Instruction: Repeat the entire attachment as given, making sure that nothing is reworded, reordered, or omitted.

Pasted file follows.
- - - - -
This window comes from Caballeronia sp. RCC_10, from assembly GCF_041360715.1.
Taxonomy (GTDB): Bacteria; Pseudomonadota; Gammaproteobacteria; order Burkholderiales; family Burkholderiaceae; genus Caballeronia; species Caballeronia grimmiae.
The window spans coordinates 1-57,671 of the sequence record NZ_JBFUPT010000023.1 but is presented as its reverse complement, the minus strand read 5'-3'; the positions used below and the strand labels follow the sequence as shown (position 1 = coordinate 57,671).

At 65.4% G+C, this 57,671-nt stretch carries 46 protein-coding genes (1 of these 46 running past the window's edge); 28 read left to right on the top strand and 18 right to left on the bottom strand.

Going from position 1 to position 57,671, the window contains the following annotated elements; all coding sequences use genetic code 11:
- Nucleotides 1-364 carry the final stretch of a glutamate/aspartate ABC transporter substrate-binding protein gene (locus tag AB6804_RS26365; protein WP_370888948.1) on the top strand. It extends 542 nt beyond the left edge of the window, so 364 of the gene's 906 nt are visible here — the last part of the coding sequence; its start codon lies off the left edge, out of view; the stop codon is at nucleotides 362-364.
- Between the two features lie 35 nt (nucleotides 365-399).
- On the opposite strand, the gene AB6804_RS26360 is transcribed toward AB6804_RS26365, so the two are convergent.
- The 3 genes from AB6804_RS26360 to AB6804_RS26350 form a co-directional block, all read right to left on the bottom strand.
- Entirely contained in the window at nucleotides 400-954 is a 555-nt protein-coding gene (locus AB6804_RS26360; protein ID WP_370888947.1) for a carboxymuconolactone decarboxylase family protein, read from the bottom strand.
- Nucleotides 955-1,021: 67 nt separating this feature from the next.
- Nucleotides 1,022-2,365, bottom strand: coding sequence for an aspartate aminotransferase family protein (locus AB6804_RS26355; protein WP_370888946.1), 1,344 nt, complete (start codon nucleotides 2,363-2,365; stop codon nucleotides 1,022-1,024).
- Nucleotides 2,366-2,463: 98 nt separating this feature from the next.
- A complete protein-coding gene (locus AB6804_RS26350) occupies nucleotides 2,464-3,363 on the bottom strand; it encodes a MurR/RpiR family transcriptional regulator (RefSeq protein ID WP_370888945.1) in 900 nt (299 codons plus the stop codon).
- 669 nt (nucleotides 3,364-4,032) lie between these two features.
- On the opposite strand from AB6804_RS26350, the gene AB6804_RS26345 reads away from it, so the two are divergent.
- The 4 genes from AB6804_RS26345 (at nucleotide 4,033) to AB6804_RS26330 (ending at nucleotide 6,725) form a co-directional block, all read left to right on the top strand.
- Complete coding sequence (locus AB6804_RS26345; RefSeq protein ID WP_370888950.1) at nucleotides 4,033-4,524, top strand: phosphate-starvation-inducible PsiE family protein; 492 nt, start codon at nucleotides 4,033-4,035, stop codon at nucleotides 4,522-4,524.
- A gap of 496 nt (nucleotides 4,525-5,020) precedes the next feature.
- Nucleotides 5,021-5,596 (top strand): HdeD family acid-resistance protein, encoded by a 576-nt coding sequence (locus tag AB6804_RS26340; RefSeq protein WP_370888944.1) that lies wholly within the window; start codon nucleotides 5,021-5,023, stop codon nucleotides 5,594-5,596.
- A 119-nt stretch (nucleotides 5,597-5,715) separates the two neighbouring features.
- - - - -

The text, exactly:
This window comes from Caballeronia sp. RCC_10, from assembly GCF_041360715.1.
Taxonomy (GTDB): Bacteria; Pseudomonadota; Gammaproteobacteria; order Burkholderiales; family Burkholderiaceae; genus Caballeronia; species Caballeronia grimmiae.
The window spans coordinates 1-57,671 of the sequence record NZ_JBFUPT010000023.1 but is presented as its reverse complement, the minus strand read 5'-3'; the positions used below and the strand labels follow the sequence as shown (position 1 = coordinate 57,671).

At 65.4% G+C, this 57,671-nt stretch carries 46 protein-coding genes (1 of these 46 running past the window's edge); 28 read left to right on the top strand and 18 right to left on the bottom strand.

Going from position 1 to position 57,671, the window contains the following annotated elements; all coding sequences use genetic code 11:
- Nucleotides 1-364 carry the final stretch of a glutamate/aspartate ABC transporter substrate-binding protein gene (locus tag AB6804_RS26365; protein WP_370888948.1) on the top strand. It extends 542 nt beyond the left edge of the window, so 364 of the gene's 906 nt are visible here — the last part of the coding sequence; its start codon lies off the left edge, out of view; the stop codon is at nucleotides 362-364.
- Between the two features lie 35 nt (nucleotides 365-399).
- On the opposite strand, the gene AB6804_RS26360 is transcribed toward AB6804_RS26365, so the two are convergent.
- The 3 genes from AB6804_RS26360 to AB6804_RS26350 form a co-directional block, all read right to left on the bottom strand.
- Entirely contained in the window at nucleotides 400-954 is a 555-nt protein-coding gene (locus AB6804_RS26360; protein ID WP_370888947.1) for a carboxymuconolactone decarboxylase family protein, read from the bottom strand.
- Nucleotides 955-1,021: 67 nt separating this feature from the next.
- Nucleotides 1,022-2,365, bottom strand: coding sequence for an aspartate aminotransferase family protein (locus AB6804_RS26355; protein WP_370888946.1), 1,344 nt, complete (start codon nucleotides 2,363-2,365; stop codon nucleotides 1,022-1,024).
- Nucleotides 2,366-2,463: 98 nt separating this feature from the next.
- A complete protein-coding gene (locus AB6804_RS26350) occupies nucleotides 2,464-3,363 on the bottom strand; it encodes a MurR/RpiR family transcriptional regulator (RefSeq protein ID WP_370888945.1) in 900 nt (299 codons plus the stop codon).
- 669 nt (nucleotides 3,364-4,032) lie between these two features.
- On the opposite strand from AB6804_RS26350, the gene AB6804_RS26345 reads away from it, so the two are divergent.
- The 4 genes from AB6804_RS26345 (at nucleotide 4,033) to AB6804_RS26330 (ending at nucleotide 6,725) form a co-directional block, all read left to right on the top strand.
- Complete coding sequence (locus AB6804_RS26345; RefSeq protein ID WP_370888950.1) at nucleotides 4,033-4,524, top strand: phosphate-starvation-inducible PsiE family protein; 492 nt, start codon at nucleotides 4,033-4,035, stop codon at nucleotides 4,522-4,524.
- A gap of 496 nt (nucleotides 4,525-5,020) precedes the next feature.
- Nucleotides 5,021-5,596 (top strand): HdeD family acid-resistance protein, encoded by a 576-nt coding sequence (locus tag AB6804_RS26340; RefSeq protein WP_370888944.1) that lies wholly within the window; start codon nucleotides 5,021-5,023, stop codon nucleotides 5,594-5,596.
- A 119-nt stretch (nucleotides 5,597-5,715) separates the two neighbouring features.